Use this URL to cite or link to this record in EThOS:
Title: Cyanide responsive lanthanide complexes and supramolecular lanthanide architectures
Author: Zhang, Xuejian
Awarding Body: University of Oxford
Current Institution: University of Oxford
Date of Award: 2020
Availability of Full Text:
Access from EThOS:
Full text unavailable from EThOS. Restricted access.
Access from Institution:
This thesis describes the development of new lanthanide-based luminescent architectures with potential as chemosensors, exploring how the luminescence properties of lanthanide complexes can be altered as a consequence of changes in key analyte concentrations. Chapter 1 provides some background to the field, relating the fundamental properties of lanthanide complexes to their interactions with their surroundings. It also outlines key objectives for sensing cyanide and fluoride in competitive media. Chapter 2 describes the synthesis and properties of a series of lanthanide complexes which incorporate a phenacyl group attached to the well-known DO3A lanthanide binding domain. These complexes show a very limited response to fluoride ions as a consequence of their weak affinity for the charge-neutral lanthanide complex. By contrast, cyanide ions interact with the phenacyl carbonyl group, modulating emission from the lanthanide as a consequence of cyanohydrin formation. These ideas are pursued further in chapter 3. In this chapter, a series of methods are used to explore whether selectivity can be enhanced by using bimetallic complexes. A variety of ligand structures were explored, but the best results were obtained using systems in which two lanthanide-containing complexes were linked together by click reactions. Of these, both the TbEu and EuYb complexes showed the ability to detect cyanide ratiometrically. The EuYb system is probably destined to remain a curiosity, owing to the weak (and hard to detect) emission from the ytterbium centre. However, the TbEu complex has significant potential - offering cyanide selectivity and two-colour emission. Chapter 4 takes a different approach, describing the synthesis of a lanthanide binding rotaxane in which rotaxane formation generates a lanthanide binding site. Studies on this system reveal lanthanide binding in the assembled hosts, albeit with relatively low affinity for lanthanide ions. Chapter 5 draws conclusions from the whole body of work and suggests some avenues that might be explored in future Chapter 6 contains the experimental detail.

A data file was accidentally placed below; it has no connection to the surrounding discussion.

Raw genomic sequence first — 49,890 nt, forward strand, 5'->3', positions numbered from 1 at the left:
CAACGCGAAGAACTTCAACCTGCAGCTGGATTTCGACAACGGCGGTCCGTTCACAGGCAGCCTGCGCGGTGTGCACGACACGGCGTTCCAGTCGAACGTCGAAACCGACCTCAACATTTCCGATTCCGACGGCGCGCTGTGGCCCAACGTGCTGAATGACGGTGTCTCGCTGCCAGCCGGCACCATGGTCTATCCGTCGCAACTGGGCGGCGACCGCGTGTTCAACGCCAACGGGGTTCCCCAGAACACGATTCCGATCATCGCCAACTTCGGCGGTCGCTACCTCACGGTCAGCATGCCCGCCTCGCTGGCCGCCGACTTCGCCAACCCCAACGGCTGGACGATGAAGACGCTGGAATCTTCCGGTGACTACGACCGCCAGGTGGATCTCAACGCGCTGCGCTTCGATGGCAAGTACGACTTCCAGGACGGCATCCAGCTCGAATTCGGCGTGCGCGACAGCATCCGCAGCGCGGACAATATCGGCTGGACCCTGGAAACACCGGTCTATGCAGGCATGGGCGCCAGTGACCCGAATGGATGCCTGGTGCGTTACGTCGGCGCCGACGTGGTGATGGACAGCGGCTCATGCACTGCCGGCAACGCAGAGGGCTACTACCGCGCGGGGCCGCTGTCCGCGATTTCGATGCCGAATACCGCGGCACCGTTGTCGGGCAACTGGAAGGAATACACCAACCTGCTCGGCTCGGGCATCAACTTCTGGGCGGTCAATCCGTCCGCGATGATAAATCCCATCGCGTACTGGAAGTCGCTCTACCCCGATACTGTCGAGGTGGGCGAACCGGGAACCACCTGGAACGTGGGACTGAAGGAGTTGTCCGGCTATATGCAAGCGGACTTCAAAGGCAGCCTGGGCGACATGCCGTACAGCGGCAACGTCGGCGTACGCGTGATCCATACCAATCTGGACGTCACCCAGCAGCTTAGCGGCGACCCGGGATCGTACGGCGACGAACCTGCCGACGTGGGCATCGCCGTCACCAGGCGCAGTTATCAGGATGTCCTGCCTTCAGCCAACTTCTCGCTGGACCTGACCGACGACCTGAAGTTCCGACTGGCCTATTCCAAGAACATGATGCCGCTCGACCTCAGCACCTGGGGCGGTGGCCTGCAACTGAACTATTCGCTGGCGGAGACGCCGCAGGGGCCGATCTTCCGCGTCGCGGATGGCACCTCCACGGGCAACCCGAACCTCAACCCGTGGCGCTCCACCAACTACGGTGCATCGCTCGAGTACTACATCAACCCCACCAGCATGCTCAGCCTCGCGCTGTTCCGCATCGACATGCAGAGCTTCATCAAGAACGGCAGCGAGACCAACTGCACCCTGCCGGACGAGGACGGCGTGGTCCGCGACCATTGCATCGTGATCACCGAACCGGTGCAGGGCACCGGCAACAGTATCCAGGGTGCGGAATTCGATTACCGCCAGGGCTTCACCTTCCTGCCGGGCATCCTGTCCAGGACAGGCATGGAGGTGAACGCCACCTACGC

Supervisor: Faulkner, Stephen Sponsor: Not available
Qualification Name: Thesis (Ph.D.) Qualification Level: Doctoral
EThOS ID:  DOI: Not available